Ken's identity crisis solved . . . for now
By Patrick Arden / Metro New York
FEB 10, 2006
FLATIRON DISTRICT - His full name is Ken Carson, but most people know him simply as "Ken."
He'll turn 45 in March, though he looks remarkably young for his age. He's been a pilot, a doctor, a sailor and an Olympic ice skater. Now he's supposed to save an American icon.
U.S. sales of the Barbie doll, the world's most famous toy, dropped by 18 percent last quarter. In an effort to redeem its meal ticket, Mattel turned to her lesser half yesterday, unveiling an updated Ken, which was cast aside two years ago in a well-publicized break-up with Barbie.
"In the two years that they were separated, Ken did a lot of traveling and soul searching," said celebrity stylist Phillip Bloch, who oversaw Ken's makeover.
As Mattel's publicity machine spins it, a heartbroken Ken went to Europe and the Middle East, learned to cook, studied Buddhism and finally decided he wanted Barbie back.
"Everyone knows how difficult it is to change, especially when you've lived your life a certain way for more than four decades," Bloch said. "But you've got to find yourself before you can find your way back to the one you love."
"This is an adult story line," noted Jeannie Banks Thomas, author of "Naked Barbies, Warrior Joes, and Other Forms of Visible Gender."
Barbie's creator, Ruth Handler, thought the self-esteem of girls could be boosted before puberty by playing with a doll that looked like an adult.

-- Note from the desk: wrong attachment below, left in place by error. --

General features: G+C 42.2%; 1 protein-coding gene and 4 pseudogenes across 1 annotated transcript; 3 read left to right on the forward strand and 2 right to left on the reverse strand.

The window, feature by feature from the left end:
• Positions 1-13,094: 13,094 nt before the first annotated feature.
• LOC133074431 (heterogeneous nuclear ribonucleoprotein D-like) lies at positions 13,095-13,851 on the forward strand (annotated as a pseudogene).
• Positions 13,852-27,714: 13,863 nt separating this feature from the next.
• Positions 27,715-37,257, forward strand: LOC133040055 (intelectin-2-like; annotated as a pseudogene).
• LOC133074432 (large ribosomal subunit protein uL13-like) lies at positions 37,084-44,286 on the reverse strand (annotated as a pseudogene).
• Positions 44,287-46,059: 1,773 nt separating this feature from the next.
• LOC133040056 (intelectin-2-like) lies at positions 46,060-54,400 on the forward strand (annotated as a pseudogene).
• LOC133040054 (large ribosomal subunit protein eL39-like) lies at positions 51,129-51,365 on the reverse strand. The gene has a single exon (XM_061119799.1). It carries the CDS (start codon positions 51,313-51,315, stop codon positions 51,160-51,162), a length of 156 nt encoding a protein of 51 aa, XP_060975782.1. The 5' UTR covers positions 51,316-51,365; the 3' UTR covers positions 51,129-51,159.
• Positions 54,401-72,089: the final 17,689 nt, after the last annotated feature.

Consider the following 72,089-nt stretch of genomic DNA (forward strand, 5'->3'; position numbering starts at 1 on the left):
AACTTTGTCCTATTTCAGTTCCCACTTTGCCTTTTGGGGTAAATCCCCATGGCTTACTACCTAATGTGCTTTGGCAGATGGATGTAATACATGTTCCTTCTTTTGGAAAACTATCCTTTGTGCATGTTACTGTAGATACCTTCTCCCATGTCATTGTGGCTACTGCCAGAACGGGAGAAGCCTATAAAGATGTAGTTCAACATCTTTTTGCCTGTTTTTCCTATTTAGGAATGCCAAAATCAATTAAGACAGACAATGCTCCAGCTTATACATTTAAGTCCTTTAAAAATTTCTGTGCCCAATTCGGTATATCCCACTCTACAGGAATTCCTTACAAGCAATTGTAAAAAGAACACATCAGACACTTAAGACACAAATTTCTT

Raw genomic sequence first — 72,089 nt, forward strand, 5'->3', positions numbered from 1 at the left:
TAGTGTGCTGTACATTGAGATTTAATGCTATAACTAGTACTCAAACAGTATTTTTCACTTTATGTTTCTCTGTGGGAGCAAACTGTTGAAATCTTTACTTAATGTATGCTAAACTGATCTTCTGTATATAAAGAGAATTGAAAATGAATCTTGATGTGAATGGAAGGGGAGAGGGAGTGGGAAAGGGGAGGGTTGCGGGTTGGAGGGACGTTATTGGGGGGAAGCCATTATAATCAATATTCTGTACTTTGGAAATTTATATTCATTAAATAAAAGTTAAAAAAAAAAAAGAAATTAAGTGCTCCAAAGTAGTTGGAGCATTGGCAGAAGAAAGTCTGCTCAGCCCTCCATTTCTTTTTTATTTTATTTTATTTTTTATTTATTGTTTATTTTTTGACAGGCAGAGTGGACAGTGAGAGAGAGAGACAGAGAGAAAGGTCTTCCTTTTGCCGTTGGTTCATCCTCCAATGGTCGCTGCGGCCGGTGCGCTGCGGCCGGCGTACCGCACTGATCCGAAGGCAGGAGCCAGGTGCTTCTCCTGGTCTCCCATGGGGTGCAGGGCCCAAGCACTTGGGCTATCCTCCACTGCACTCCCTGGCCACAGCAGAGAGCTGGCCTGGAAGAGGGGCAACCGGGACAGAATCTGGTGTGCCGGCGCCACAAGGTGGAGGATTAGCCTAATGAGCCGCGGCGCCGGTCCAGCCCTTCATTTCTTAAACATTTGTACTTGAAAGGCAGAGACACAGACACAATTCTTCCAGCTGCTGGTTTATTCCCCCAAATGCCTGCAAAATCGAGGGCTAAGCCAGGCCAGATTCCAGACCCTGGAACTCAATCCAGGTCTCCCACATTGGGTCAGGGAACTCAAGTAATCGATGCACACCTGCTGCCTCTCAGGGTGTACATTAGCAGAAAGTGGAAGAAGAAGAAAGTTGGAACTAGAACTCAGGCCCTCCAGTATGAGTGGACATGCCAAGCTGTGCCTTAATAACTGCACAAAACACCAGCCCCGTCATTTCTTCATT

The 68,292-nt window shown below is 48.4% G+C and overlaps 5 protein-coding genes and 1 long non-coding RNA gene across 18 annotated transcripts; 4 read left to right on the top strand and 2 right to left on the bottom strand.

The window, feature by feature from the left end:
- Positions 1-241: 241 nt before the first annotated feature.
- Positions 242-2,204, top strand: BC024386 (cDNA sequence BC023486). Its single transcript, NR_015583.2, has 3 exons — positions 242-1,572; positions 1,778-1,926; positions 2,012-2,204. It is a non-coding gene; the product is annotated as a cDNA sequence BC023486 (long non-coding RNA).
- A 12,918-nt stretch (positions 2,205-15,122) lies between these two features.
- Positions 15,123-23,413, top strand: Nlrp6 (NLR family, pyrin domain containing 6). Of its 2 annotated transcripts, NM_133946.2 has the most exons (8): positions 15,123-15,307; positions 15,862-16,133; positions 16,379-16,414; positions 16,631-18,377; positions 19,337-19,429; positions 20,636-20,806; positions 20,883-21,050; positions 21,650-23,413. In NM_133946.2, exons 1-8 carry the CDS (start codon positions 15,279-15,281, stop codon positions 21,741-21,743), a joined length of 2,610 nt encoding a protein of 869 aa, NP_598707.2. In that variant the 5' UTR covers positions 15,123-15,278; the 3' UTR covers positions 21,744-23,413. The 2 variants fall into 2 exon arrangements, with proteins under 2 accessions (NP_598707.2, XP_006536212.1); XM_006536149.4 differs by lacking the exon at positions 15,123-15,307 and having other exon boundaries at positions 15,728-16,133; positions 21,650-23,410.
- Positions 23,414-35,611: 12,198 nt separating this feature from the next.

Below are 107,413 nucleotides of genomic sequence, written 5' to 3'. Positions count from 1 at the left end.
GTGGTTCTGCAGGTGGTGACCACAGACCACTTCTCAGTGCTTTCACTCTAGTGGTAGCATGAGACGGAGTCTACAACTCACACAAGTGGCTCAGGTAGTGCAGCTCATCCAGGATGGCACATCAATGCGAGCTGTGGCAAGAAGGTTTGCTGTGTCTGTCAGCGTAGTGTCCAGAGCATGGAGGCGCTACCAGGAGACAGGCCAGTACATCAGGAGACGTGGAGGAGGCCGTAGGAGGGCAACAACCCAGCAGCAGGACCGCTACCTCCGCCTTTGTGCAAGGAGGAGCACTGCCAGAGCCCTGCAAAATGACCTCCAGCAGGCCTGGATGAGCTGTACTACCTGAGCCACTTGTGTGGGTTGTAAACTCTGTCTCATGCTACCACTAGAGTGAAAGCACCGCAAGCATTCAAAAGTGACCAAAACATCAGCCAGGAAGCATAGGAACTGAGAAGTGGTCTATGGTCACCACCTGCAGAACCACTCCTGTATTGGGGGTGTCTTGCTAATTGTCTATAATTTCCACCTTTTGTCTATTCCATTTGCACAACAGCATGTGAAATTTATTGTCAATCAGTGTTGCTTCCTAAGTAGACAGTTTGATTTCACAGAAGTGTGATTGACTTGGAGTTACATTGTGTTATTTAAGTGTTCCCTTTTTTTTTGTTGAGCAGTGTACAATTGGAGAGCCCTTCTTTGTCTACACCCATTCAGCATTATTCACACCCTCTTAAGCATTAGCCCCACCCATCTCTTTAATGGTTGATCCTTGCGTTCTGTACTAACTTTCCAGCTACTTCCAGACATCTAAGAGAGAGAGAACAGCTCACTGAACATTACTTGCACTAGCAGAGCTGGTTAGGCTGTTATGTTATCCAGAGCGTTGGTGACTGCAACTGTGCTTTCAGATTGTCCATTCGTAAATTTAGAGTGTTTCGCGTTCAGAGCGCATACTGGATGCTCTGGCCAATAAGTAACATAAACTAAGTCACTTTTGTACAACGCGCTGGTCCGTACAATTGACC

"When she introduced Barbie in 1959, all the male execs freaked out, because this was a doll with breasts," Thomas said. "You can imagine what happened when it came to Ken's groin. Finally they settled on what she called 'Ken's bump' -- there's no there there."
"Barbie has this adult body, so kids can use her to imagine what their adult lives will be like," Thomas said. But Ken proved problematic. "He's really Barbie's accessory."
Ken changed with the fashions -- his hair grew long in the '70s and he became a leather man in the '90s.
"That was Earring Magic Ken," recalled Thomas. "People felt it was a gay Ken."
Looking at the newly revamped doll yesterday, Thomas noted Ken was now sporting what looked like a purse.
"Mattel is probably doing what they find girls are attracted to," she said.
"Ken's body proportions are close to normal. If you're male you have a 1 in 50 chance of looking like Ken, whereas if you're female you have a 1 in 100,000 chance of looking like Barbie. It's good little girls find something closer to normal more appealing. It's nice he's getting his moment in the sun."
[Originally ran with photo by Patrick Arden/Metro] The various looks of Mattel’s Ken doll over the last four decades.